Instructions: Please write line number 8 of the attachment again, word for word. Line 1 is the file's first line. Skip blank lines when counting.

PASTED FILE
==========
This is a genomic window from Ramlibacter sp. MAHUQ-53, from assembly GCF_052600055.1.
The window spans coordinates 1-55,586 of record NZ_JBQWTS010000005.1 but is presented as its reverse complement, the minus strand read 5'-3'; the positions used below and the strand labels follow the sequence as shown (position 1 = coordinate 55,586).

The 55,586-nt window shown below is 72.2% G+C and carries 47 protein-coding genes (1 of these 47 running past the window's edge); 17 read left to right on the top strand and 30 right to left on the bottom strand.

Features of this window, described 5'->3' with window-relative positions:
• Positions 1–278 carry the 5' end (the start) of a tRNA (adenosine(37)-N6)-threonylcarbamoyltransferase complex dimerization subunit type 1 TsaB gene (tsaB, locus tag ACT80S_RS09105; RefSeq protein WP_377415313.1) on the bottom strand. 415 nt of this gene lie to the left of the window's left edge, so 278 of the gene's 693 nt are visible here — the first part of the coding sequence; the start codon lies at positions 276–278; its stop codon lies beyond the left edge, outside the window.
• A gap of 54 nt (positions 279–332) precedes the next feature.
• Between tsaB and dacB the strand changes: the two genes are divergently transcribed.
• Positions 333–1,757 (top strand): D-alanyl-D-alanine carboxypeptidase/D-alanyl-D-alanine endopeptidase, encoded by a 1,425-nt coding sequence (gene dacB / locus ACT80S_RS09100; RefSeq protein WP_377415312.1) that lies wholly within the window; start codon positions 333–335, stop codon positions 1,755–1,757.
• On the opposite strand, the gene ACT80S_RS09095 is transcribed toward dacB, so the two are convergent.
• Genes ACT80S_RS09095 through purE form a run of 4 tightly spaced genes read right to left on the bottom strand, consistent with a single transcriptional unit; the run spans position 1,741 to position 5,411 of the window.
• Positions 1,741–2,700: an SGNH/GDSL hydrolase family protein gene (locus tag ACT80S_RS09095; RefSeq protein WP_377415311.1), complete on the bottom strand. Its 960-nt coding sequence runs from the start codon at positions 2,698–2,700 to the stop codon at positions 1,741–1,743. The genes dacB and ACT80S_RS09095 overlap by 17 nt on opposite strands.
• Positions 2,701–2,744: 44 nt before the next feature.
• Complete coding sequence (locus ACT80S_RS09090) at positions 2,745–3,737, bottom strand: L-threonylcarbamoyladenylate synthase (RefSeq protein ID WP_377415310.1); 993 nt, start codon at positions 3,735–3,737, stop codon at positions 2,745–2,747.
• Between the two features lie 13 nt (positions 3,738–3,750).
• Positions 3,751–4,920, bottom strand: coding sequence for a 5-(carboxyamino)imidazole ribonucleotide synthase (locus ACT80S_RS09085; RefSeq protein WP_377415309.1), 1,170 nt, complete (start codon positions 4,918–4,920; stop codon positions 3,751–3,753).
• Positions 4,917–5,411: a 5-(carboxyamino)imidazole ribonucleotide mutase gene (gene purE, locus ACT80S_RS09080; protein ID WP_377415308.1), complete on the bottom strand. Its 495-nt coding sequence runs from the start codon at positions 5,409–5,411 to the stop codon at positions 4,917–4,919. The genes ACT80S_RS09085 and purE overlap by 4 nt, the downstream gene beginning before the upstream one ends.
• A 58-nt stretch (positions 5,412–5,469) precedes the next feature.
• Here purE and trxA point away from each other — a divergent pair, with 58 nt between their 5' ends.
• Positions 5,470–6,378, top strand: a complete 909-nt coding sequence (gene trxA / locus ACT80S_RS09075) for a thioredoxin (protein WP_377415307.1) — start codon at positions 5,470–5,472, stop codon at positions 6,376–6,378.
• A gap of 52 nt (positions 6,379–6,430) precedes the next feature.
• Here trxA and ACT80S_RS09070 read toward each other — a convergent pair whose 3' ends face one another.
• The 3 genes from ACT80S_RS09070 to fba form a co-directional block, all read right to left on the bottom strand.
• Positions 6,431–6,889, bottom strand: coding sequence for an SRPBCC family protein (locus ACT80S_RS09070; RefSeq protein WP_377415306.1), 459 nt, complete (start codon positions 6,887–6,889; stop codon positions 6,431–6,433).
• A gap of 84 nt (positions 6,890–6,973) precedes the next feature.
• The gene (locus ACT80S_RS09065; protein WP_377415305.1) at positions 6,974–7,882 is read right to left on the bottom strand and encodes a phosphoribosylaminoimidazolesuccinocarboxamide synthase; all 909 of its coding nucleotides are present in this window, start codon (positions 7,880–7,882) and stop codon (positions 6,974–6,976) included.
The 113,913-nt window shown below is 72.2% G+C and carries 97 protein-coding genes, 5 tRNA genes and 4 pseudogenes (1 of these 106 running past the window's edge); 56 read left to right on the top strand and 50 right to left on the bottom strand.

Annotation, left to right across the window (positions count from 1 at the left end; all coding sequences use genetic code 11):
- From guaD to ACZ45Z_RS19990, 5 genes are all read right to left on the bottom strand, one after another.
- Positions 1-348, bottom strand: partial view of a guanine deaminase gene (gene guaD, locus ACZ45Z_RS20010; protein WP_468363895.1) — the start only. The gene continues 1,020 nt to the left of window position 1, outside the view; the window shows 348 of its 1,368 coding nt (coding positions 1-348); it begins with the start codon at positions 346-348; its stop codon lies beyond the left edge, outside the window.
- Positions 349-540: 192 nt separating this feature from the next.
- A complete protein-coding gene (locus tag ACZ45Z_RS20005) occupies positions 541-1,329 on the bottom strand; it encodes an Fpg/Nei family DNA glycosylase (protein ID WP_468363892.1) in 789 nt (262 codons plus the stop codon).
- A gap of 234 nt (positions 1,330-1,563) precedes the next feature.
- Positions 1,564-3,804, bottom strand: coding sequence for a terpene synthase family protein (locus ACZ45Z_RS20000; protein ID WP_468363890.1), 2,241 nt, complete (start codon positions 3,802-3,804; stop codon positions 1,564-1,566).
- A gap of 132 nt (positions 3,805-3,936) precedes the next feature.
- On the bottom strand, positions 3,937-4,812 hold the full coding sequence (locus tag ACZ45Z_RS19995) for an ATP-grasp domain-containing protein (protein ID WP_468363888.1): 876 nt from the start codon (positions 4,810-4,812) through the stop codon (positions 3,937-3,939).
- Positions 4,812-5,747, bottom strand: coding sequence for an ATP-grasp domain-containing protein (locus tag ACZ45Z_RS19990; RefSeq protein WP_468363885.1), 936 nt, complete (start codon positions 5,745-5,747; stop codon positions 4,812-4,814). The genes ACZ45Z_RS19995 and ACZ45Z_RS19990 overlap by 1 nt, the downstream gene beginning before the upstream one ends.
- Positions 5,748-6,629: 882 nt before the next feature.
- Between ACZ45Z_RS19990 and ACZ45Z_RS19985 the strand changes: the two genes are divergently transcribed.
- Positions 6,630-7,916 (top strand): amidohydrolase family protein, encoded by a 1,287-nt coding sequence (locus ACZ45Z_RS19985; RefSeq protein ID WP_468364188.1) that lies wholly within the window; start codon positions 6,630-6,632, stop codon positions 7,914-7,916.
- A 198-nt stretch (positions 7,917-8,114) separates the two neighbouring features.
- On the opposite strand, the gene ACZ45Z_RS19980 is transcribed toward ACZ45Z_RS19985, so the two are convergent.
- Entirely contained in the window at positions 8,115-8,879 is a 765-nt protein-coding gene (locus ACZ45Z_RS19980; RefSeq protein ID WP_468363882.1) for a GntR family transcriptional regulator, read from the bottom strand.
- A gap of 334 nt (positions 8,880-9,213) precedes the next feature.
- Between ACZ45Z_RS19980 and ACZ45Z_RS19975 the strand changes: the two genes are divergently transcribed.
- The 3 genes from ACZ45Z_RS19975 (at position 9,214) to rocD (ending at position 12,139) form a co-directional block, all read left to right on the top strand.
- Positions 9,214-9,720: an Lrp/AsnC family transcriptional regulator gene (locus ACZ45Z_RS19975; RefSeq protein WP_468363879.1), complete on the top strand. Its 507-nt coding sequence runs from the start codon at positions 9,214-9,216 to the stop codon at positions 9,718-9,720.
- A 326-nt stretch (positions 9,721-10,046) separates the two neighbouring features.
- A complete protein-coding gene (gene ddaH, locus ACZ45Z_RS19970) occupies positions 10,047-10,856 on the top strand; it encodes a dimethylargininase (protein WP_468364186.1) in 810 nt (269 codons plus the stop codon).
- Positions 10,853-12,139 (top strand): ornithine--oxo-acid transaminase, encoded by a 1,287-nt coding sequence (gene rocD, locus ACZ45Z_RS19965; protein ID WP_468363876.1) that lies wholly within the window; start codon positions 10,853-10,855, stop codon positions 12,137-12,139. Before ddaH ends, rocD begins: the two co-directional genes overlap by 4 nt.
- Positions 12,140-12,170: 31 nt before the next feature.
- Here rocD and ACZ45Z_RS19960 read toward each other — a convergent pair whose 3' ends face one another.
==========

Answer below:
• Positions 333–1,757 (top strand): D-alanyl-D-alanine carboxypeptidase/D-alanyl-D-alanine endopeptidase, encoded by a 1,425-nt coding sequence (gene dacB / locus ACT80S_RS09100; RefSeq protein WP_377415312.1) that lies wholly within the window; start codon positions 333–335, stop codon positions 1,755–1,757.